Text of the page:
The Goldberg Variations

The Redemption of the Damned

Fiction - LGBTQ
390 Pages
Reviewed on 01/17/2022
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Author Biography

Jonathan Arnowitz Taylor is an American Born writer and designer living in Bologna, Italy. Recently he has published his first two novels, The Rites of Passage and The Redemption of the Damned, the first two installments of a three-volume series, The Goldberg Variations. He is also a leading designer for creating user-friendly technology and has worked for companies such as Google, Nokia, IBM, and the Dutch design bureau Informaat and most recently Cisco Systems. Jonathan has published two books on User Experience design and is a former editor of Interactions magazine and the author of over 80 articles on design and design management.
This book, The Redemption of the Damned, is the second in the trilogy of The Goldberg Variations following Jamie Goldberg’s coming of age from sexually victimized young child to budding gay youth to finally learning the lessons of life needed to truly emancipate himself. As this book will show, Jonathan’s passions include the human condition, theater, opera, travel, social justice, and communities. All of these passions figure prominently in his writing. Jonathan graduated from Michigan State University with a degree in Theater Arts. A leader in the community of alternative sexuality, he is the title holder of the 2013 International Master/slave education title, which he earned with his now deceased husband Morris Taylor. The Resurrection of the Struggle is Jonathan’s third novel in the The Goldberg Variations series is expected to be published in late 2022.

    Book Review

Reviewed by Rabia Tanveer for Readers' Favorite

The Goldberg Variations: The Redemption of the Damned by Jonathan Arnowitz Taylor is the story of a young man on the path to self-acceptance. Jamie Goldberg was gay. He was aware of his sexuality and out of the closet, but things were not good. His past wasn’t letting him live his present or look forward to the future. Jamie’s past was filled with horrific sexual abuse and that ruled his present. Depressed, stressed, and plagued with suicidal thoughts, Jamie was desperate to cling to anything or anyone that would give him a respite from the pain. Lost and searching for salvation, he found a group of people who helped him understand the true meaning of family. Suddenly Jamie had friends, shoulders to lean on, a hug when he wanted to cry, and people to share his love for music. But before he could be truly happy, he needed to confront his past, make his peace, and move forward to the future.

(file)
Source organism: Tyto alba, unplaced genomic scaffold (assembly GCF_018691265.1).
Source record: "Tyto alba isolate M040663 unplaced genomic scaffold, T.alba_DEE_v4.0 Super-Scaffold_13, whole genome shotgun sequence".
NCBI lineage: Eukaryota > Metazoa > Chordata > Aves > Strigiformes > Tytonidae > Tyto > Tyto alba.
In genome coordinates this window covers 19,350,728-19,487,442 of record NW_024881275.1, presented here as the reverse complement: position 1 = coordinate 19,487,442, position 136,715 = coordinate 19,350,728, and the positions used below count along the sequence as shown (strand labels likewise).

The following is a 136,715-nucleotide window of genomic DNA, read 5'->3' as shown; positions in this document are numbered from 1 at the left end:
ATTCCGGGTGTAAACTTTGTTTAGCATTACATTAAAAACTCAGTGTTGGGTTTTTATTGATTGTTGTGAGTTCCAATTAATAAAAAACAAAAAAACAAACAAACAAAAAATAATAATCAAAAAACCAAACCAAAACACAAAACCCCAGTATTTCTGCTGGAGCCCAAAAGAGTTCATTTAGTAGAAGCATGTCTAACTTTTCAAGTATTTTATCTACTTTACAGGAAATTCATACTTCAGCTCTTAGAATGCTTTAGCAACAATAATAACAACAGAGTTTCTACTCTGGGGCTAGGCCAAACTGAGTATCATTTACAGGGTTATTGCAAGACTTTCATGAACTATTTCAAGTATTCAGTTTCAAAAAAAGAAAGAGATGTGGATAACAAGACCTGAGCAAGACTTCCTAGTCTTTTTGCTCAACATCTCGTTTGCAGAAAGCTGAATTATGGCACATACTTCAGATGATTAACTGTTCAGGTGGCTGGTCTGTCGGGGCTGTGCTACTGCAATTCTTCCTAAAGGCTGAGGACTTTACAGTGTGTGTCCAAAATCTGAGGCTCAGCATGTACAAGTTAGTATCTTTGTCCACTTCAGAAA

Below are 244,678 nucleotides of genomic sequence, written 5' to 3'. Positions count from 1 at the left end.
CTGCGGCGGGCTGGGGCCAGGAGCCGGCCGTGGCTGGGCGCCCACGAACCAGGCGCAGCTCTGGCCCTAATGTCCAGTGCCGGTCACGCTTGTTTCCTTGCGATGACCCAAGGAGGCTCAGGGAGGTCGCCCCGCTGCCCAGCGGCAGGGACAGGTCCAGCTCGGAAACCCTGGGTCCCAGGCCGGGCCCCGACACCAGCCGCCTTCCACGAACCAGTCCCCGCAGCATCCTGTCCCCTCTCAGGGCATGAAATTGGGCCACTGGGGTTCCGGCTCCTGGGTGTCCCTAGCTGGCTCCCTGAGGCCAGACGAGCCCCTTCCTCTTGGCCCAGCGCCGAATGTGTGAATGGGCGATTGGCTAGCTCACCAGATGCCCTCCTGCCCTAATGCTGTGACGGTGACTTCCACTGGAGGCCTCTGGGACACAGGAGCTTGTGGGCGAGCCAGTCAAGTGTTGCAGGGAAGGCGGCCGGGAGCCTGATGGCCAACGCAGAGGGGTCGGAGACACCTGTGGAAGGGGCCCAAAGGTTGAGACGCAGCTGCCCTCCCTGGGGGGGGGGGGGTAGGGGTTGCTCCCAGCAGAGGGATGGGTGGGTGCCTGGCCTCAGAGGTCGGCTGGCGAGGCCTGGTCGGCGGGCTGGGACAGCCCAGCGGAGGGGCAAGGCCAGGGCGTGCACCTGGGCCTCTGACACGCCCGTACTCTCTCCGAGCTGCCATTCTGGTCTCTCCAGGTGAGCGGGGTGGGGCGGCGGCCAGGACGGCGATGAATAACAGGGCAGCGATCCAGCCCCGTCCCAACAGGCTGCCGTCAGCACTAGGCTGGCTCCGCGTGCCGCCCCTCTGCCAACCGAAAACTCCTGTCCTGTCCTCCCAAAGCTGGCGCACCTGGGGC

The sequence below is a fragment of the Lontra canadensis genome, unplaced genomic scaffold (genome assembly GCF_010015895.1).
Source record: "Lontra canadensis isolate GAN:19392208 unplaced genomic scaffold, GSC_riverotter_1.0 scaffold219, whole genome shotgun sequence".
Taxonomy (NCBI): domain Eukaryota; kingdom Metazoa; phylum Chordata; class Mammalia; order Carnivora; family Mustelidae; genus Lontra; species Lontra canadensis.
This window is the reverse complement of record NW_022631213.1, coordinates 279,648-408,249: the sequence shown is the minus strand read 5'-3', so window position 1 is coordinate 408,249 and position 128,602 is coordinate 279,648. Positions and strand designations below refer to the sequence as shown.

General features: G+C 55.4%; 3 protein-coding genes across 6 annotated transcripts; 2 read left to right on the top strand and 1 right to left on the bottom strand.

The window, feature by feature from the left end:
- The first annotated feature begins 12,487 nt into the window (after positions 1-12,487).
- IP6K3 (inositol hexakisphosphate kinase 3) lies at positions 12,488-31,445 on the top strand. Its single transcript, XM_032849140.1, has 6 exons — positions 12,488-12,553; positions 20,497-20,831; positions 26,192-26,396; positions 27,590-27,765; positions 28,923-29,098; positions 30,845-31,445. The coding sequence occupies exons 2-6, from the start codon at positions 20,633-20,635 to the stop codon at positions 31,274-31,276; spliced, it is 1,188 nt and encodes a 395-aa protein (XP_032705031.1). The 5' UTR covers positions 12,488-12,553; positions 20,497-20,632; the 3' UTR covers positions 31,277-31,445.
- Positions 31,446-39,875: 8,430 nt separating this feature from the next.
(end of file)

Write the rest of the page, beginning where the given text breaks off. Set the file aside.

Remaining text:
Jamie’s character was experiencing self-loathing from the moment the story began. The emotions were running high. I could feel his despair and the way he was desperately grasping for a break. Coming out of the closet was the easy part for Jamie even if his parents asked him never to show his face, even if he was “cured.” He got to study the subject he wanted to at college, and the freedom did wonders for his self-esteem. However, that was all short-lived as coming out was only part of the process, and now that he had freedom, he was often perceived as promiscuous. However, it all worked toward Jamie’s growth as a man who understood himself and understood what it meant to be happy. Music, friendships, relationships, and freedom played a very important role in the story. Freedom, in fact, had multiple facets, and the author explored each of them. The narrative was smooth, fast-paced, and revolved around Jamie’s growth. Jonathan Arnowitz Taylor captured the essence of the early 80s, gave a strong argument to LGBT visibility, and how being singled out could impact a person’s life. The Goldberg Variations was more than just about Jamie’s sexual awakening; it was the story of his coming-of-age in a sense.